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To what extent was Bismarck responsible for the unification of Germany?

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Introduction

Example essay on Bismarck To what extent was Bismarck responsible for the unification of Germany? Before 1871 Germany did not exist as a country. It was a collection of small independent states the two largest of course being Austria and Prussia, the states came together to form the German Confederation, a loose political association with no real power. When Bismarck became chancellor in 1862, calls for unification went largely unheeded. This was simply because of internal and external pressures. The rulers of individual states suppressed the demands of the nationalists. France was another major obstacle, it was in her interests to see Germany divided. Yet ten years after his appointment Bismarck was at the helm of a united Germany, all of the obstacles to unification had been overcome. Historians, however, are still divided as to how much of a role Bismarck actually played and more recently point to other significant factors that would have made unification inevitable. These factors are of course social, political and economic. Probably the most important factor in the process towards political union was economic factors. Trade was an absolute necessity between states like Prussia and Bavaria if they were to make the transition from an agricultural to an industrial economy. This interdependence was further enhanced by the creation of the Zolverein in 1830. This helped to facilitate economic growth, industrial output and brought states closer together through common currencies, weights and measures and a rapid growth of the railway network that encouraged travel between the states. ...read more.

Middle

Even within the Bund Austrian influence was being slowly eroded in favour of Prussia. The Prussian army reforms were also an essential element leading to unification. Bismarck's handling of the constitutional crisis in 1861 not only gained him promotion but it gave the Prussians the opportunity to reform their army to such an extent that it would become, in time, the most powerful in Europe. The army was doubled in strength, conscription increased to three years, and new weapons introduced. It can be argued that the reform of the army was Bismarck's first step on the path towards unification. This was essential if unification was to be achieved through force. Bismarck set Prussia on a war footing. The first of his wars was to be against Denmark in 1864. Historians argue that he used this war in order to manoeuvre and then manipulate Austria into a future war with Prussia. The war began over the provinces of Schleswig and Holstein. The Danish king wanted to incorporate them into Denmark. The problem was that they were members of the Bund and both had substantial German populations this caused an outcry among the members of the confederation. Prussia and Austria defeated the Danes in a short war.. The Austrians reluctantly agreed to take over the province of Holstein, manipulated of course by the Prussians. ...read more.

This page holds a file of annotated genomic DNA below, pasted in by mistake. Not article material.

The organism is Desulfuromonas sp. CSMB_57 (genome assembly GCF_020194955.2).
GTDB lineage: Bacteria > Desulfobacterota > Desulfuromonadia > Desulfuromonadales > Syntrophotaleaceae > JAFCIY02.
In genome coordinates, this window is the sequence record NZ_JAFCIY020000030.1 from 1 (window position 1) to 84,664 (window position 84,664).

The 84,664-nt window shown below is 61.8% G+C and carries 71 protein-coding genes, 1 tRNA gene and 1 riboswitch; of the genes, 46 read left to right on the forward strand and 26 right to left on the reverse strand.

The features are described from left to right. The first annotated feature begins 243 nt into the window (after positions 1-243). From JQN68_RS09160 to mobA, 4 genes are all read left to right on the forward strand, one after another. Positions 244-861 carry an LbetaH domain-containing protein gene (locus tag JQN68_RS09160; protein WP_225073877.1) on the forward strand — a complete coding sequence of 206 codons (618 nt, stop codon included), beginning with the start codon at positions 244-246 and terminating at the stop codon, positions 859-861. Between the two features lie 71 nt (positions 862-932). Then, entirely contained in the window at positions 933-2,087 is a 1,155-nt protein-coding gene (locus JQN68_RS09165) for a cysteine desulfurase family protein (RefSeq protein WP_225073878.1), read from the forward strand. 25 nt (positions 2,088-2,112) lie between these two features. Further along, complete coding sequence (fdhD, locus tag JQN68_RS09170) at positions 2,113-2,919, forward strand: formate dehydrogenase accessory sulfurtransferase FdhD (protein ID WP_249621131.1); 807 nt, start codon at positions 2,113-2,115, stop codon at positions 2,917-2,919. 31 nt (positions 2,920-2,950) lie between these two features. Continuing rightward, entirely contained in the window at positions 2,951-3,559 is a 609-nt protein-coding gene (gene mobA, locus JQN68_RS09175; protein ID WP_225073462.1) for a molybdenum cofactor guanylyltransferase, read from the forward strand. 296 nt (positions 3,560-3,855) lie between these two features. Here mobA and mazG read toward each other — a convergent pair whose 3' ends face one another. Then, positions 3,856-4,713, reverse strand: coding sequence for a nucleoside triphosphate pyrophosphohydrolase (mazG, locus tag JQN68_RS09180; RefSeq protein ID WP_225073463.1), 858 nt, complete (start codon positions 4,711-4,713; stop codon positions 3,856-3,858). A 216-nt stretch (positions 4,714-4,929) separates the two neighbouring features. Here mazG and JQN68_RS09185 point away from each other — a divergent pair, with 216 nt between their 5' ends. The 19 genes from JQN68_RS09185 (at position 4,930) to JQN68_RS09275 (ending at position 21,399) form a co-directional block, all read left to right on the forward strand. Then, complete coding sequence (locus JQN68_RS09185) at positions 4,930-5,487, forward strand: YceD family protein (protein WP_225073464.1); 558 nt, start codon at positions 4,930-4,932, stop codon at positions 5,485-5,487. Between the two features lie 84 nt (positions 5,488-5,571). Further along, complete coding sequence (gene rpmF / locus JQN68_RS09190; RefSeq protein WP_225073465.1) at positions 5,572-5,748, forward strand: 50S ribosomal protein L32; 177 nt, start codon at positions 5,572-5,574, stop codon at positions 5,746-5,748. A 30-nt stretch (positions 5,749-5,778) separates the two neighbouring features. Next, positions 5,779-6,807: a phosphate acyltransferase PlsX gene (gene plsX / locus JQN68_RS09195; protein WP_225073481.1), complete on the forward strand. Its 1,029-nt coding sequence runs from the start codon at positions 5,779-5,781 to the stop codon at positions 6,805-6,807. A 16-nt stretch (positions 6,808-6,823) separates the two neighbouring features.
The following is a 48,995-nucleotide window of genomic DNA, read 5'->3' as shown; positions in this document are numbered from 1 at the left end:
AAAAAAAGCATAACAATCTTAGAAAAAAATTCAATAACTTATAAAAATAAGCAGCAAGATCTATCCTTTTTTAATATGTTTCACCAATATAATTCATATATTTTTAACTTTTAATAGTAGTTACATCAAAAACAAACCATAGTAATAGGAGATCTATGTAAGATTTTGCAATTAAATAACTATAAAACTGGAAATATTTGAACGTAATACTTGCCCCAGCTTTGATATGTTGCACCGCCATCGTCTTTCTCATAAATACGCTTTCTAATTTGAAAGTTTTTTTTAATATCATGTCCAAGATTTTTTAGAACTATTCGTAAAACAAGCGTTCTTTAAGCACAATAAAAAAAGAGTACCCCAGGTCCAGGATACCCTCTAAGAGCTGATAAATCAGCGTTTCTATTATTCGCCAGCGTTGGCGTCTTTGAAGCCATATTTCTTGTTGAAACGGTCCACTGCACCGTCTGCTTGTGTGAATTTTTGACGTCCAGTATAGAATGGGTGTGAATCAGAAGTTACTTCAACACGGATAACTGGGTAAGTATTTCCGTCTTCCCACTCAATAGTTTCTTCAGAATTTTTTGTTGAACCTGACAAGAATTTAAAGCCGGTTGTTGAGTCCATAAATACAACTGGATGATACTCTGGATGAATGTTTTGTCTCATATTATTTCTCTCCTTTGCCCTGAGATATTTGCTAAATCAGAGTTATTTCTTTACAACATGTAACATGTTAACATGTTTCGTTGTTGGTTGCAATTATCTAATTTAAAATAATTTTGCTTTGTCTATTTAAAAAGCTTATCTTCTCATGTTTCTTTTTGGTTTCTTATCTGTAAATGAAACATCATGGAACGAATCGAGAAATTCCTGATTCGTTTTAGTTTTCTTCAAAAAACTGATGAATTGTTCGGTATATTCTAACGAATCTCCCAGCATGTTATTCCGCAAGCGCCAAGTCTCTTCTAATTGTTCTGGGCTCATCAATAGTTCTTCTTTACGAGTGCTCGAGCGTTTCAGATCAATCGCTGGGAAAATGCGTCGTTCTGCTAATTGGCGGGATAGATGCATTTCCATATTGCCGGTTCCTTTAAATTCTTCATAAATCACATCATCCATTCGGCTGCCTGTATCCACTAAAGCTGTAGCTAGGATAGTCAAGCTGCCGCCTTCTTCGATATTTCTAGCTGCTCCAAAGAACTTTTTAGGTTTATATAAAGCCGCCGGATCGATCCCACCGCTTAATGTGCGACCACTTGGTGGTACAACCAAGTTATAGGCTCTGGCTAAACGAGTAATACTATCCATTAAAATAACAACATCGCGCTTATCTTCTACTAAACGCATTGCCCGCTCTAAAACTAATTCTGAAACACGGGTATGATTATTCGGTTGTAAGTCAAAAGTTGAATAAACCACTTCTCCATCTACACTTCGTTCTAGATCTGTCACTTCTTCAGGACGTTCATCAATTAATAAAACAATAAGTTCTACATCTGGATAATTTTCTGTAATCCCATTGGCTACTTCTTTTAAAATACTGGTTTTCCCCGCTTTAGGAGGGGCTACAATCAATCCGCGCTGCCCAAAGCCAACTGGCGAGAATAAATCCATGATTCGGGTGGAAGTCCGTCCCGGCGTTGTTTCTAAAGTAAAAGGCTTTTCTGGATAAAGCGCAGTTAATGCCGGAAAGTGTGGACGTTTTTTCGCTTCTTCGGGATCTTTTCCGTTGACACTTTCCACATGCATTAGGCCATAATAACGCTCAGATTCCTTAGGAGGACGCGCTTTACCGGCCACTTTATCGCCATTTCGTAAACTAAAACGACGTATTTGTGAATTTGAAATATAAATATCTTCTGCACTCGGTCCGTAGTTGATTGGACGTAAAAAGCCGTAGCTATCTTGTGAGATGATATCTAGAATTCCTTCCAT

Conclusion

Bismarck used his diplomatic skills to isolate France from the rest of Europe. War began over the issue of the Spanish succession when Bismarck changed the Ems telegram to make it look as if the French ambassador had been snubbed. This was the last straw for the French and they declared war in July 1870. Thus Bismarck succeeded in making France look like the aggressor. The southern states quickly rushed to support the confederation, especially since they themselves were very hostile to the French. The French were defeated easily and during the war Germany was finally unified at the palace of Versailles in 1871. Clearly then Bismarck's contribution towards unification is very significant in that unification may not have taken place when it did without him at the helm. The German states had clearly indicated their diastase for unification in 1848 yet less than 25 years later Bismarck used Prussian military strength to achieve unification. However without the vital building blocks of economic integration, cultural ties, and of course nationalist elements there would have been very little if any calls for unification. Finally one cannot dismiss the importance of Austria's decline without which any hope of unification would be lost. It is fair to say that although Bismarck's contribution was essential in achieving unification at that time it may not have been a decisive factor in the process of unification. In other words unification would have been achieved without him, how and when is still a matter for debate. ...read more.

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